kb228 wrote:

Then ride 3rd and slip the clutch. Idk what else to tell you. Much ty.

kb droppin' a "Much ty" up in here! laughing

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6/6/2018 7:52 AM

Razmo wrote:

Lowering the front has only seemed to help the overall feel. It's actually allowed for more traction in the rear as less forward lean in turns is needed to keep the front tire from washing out (which is still wants to do) leaving more traction in the rear. I'll say, the bike has been a struggle to ride.

Been trying my hardest to feather the clutch whether it be 2nd or third, generally not going close to full throttle out of turns. It's just SUPER touchy on the power and loose at front tire. I'm also riding 105 race sag and 42 free sag, so pretty darn perfect.. Appreciate the help..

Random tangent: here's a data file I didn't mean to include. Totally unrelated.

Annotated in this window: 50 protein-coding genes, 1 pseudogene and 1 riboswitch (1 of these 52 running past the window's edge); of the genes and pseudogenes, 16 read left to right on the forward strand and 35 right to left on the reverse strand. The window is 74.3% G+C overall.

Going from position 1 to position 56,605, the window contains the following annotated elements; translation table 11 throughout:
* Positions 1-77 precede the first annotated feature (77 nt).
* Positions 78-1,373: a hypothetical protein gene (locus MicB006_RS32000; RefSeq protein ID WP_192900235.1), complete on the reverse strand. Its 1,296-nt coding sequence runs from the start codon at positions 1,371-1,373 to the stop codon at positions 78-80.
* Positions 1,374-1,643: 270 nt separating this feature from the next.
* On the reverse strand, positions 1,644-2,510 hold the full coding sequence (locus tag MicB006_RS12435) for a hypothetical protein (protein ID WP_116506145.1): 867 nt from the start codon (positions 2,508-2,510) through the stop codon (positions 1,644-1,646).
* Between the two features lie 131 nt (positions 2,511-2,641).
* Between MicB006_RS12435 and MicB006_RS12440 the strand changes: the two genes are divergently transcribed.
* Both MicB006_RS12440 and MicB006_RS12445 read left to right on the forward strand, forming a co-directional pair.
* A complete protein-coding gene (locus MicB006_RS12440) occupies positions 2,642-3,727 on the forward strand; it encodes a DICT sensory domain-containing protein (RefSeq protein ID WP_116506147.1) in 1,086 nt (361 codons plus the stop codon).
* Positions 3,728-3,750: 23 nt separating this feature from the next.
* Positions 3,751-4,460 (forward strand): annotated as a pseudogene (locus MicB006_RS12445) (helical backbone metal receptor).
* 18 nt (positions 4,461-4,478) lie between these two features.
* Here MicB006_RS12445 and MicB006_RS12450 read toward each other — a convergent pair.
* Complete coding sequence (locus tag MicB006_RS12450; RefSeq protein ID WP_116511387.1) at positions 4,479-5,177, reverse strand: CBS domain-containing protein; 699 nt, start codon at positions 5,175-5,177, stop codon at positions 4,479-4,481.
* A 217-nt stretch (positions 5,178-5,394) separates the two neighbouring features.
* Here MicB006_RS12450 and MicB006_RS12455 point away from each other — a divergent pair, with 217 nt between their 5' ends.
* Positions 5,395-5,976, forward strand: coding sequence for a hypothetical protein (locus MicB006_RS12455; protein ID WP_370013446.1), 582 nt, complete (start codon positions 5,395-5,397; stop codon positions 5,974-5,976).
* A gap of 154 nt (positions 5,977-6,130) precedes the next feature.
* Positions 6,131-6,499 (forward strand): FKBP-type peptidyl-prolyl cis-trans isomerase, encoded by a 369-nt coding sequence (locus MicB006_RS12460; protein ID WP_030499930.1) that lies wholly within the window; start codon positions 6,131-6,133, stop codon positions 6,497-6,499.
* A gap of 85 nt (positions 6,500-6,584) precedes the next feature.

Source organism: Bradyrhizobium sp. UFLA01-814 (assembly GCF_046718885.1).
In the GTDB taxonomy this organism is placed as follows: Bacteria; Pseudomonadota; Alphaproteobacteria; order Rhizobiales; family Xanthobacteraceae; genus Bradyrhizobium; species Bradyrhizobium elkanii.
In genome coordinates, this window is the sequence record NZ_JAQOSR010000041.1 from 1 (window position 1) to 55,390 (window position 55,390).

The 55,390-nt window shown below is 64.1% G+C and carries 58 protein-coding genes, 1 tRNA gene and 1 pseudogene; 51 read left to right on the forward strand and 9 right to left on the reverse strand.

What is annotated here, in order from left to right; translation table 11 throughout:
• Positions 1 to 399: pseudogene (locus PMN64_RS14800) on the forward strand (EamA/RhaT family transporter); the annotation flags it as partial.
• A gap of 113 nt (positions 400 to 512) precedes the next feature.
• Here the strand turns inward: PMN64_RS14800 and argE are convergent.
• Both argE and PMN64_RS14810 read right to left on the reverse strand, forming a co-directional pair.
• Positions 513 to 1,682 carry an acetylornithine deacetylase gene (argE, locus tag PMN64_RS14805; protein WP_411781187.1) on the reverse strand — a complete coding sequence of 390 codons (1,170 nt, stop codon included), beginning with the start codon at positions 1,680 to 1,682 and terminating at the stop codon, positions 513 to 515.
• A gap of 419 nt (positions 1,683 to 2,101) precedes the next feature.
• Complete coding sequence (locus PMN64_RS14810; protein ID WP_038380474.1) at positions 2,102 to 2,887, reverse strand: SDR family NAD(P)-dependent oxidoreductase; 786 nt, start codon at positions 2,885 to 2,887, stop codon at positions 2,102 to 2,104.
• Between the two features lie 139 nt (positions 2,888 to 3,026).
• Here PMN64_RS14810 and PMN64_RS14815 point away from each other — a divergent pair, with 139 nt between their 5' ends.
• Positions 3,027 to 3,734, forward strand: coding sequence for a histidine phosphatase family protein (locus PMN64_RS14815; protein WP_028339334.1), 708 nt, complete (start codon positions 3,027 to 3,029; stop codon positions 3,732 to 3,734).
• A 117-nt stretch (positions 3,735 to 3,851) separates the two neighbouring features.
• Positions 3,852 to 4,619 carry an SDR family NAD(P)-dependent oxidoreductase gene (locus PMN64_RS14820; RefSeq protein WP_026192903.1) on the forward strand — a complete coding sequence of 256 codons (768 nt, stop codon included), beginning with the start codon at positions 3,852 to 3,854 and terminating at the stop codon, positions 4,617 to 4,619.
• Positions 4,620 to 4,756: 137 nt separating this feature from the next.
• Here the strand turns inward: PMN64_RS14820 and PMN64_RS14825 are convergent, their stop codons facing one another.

What kind of bike? I don't believe you said above. A 14 millimeter drop on the forks is pretty extreme. I think kb is right about how that is going to affect the rear end. Oh...and "Much ty."

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6/6/2018 8:00 AM

It's an 2007 YZ250F with an FMF Mega Bomb Header/Exhaust, assuming it was re-jetted as well. Loads of power!

Lowering the front to 14mm versus the OEM 5mm hasn't shown any signs of creating less traction in the rear. It's shown to improve front tire traction. With the forks at 14mm it allows me to keep more traction at the rear with my body weight..

Thanks,
Raz

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6/6/2018 8:08 AM